We also use a cloud based WAF for Wordpress and non WordPress sites we build. We've used CloudFlare and Incapsula and our way of implementing these mitigates many of the issues you raise especially the one of attackers going for the IP address directly.
By using standard methodology we can set up a server or more likely the infrastructure that the server (usually a VM) is running on, to accept incoming traffic only from the cloud waf infrastructure or other whitelisted IP addresses (e.g. development). This mitigates entirely the "side-door" attack.
Admittedly this isn't possible for everyone perhaps running a single instance of WP in a VPS but for those considering true multi layer security finding a hosting or development partner that can take care of this kind of infrastructure design and set-up is both possible and a must have.
Keep up the good work and the educational blogs. Great stuff.
Thanks Robert. Great to hear Wordfence is mandatory. We're very happy to have you as a customer.
actually the real choice is between server level firewall software and Wordpress level - the right answer is still to do both..
Thanks for shedding light on this vita issue. The terms have been confusive but not anymore:) I will also assume that cloud firewall will somehow affect site speed since the page loading time will increase.
I have been using WordFence for some time and I like having the protection. My hosting company (GoDaddy) tells me I need to pay them to scan my website for malware. I told them I already have WordFence, they tell me that doesn't help with malware on my website.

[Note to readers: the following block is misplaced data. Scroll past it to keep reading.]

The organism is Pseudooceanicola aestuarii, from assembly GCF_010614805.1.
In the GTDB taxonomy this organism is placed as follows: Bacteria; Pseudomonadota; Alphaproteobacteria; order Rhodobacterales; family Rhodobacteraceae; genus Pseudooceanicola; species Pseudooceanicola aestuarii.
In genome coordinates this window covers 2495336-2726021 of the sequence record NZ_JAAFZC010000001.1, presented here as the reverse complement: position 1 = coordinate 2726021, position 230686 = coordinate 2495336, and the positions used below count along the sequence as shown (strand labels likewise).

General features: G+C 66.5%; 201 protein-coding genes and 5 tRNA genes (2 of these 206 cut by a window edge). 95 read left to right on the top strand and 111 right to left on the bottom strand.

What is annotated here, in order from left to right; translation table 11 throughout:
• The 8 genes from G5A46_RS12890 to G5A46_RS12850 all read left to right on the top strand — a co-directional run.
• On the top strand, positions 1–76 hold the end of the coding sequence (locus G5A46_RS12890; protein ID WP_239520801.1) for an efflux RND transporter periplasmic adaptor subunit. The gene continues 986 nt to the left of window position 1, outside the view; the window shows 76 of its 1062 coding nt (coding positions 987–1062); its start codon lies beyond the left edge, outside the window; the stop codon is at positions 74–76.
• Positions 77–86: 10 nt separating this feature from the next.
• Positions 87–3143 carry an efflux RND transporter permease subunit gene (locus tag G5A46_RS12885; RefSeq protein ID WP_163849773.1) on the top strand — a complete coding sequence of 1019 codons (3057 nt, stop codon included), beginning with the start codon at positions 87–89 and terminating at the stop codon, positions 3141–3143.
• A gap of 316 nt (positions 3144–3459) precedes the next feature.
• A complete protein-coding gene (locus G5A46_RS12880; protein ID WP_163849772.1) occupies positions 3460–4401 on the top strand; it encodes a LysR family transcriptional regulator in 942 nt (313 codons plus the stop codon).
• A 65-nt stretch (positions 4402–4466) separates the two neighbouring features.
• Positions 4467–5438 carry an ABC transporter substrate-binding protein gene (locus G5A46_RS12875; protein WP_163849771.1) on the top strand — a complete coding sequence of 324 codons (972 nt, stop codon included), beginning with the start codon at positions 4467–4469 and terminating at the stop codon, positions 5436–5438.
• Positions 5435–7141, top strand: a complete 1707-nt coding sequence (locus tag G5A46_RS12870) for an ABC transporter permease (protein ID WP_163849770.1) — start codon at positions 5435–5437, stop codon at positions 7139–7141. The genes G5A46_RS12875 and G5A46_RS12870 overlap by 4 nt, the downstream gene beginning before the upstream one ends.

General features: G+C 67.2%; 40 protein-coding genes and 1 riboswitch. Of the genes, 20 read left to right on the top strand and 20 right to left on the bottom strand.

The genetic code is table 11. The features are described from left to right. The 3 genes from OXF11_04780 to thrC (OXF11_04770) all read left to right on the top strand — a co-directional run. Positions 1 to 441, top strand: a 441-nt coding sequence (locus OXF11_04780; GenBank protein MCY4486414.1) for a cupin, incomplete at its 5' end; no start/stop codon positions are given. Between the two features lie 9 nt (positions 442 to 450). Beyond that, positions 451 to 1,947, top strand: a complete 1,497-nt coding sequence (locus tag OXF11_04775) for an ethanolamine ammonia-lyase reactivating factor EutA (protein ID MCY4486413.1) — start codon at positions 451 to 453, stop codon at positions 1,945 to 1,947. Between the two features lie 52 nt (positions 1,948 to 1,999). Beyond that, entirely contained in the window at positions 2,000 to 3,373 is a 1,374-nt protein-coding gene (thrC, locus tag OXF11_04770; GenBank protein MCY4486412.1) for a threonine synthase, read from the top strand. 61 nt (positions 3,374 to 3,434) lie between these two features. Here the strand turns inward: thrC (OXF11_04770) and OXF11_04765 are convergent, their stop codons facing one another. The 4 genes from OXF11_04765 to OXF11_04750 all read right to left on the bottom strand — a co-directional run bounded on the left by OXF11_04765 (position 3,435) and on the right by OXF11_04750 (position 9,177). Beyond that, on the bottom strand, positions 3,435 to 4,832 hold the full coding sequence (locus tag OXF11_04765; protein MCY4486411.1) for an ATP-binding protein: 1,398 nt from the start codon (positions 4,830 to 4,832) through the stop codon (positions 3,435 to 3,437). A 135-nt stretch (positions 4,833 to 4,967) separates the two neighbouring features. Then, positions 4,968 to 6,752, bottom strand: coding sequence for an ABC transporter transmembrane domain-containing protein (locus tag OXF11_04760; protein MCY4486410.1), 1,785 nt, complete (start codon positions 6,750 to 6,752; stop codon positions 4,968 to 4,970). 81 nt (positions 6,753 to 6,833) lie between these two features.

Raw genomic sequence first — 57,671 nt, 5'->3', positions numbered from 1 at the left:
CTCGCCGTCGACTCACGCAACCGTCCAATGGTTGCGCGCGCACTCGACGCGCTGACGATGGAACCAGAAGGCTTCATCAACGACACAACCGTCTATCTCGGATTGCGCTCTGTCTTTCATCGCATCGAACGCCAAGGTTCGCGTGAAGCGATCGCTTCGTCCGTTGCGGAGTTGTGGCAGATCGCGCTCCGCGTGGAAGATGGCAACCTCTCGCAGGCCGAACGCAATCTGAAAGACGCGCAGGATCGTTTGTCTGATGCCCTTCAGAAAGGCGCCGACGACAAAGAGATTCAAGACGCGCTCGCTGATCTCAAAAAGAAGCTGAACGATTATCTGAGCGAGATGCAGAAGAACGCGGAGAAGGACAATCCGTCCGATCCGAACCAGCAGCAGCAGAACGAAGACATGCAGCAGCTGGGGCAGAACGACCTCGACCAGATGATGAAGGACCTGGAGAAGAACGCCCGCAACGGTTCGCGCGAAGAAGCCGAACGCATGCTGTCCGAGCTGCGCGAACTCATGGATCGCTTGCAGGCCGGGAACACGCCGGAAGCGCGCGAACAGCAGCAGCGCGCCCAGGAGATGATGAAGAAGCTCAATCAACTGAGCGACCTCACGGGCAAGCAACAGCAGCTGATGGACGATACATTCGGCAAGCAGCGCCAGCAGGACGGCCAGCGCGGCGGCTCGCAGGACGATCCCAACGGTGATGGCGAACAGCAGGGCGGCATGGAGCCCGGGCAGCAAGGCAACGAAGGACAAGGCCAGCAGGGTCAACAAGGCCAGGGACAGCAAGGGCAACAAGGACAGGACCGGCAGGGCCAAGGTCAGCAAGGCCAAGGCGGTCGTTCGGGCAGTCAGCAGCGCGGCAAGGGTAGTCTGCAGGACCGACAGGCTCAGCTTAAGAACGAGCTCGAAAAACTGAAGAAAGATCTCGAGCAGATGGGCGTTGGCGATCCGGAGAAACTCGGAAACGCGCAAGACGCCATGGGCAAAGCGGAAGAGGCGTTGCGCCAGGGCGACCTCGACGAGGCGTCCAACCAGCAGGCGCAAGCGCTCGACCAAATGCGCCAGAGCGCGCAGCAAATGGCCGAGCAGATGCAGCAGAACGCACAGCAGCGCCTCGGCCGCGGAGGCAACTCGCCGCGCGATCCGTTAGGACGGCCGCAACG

Can you comment? How many services do I need from how many vendors to secure a simple WordPress website?
Wow, that's unfortunate. Wordfence is the best malware scanner available. We have thousands of signatures and 95% of them are completely free. We also catch a bunch of 0day and new stuff because we have generic signatures. So basically, if they said that, they're lying. Sorry about that.
No problem, GoDaddy calls often to try to sell more stuff. Can you confirm that since I'm already using Wordfence I do not need any other malware scanner for my website?
Wordfence has a very high detection rate and is the most comprehensive and well maintained WordPress specific malware scanner available. I doubt you'll find anything we miss and another malware scanner detects.
Thanks for your replies. What I find confusing is this...my website is Wordpress...is there anything that needs to be scanned for malware that WordFence is not scanning? Does GoDaddy's malware scanning look at some part of my website that WordFence does not?
I don't understand if there is any difference between my Wordpress site and my website.
Could malware be located somewhere on my website that isn't part of Wordpress?
The short answer is: All you need is Wordfence.
The longer answer is: Wordfence by default scans everything in your WP root install directory and all subdirs. If you have other directories, we have a "scan outside my WordPress installation" scan option that you need to enable to activate that. That will scan other applications if they are installed outside your Wp installation directories.
Hope that helps.